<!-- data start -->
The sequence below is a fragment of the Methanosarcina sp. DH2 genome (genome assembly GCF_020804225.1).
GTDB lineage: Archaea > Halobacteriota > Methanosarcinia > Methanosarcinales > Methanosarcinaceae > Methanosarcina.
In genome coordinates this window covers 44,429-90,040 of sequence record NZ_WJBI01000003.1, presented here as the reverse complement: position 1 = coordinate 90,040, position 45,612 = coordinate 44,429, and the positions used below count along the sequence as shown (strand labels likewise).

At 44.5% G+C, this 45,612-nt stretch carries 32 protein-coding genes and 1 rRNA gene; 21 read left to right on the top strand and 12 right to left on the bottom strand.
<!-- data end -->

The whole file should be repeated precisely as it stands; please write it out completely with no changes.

The sequence below is a fragment of the Methanosarcina sp. DH2 genome (genome assembly GCF_020804225.1).
GTDB lineage: Archaea > Halobacteriota > Methanosarcinia > Methanosarcinales > Methanosarcinaceae > Methanosarcina.
In genome coordinates this window covers 44,429-90,040 of sequence record NZ_WJBI01000003.1, presented here as the reverse complement: position 1 = coordinate 90,040, position 45,612 = coordinate 44,429, and the positions used below count along the sequence as shown (strand labels likewise).

At 44.5% G+C, this 45,612-nt stretch carries 32 protein-coding genes and 1 rRNA gene; 21 read left to right on the top strand and 12 right to left on the bottom strand.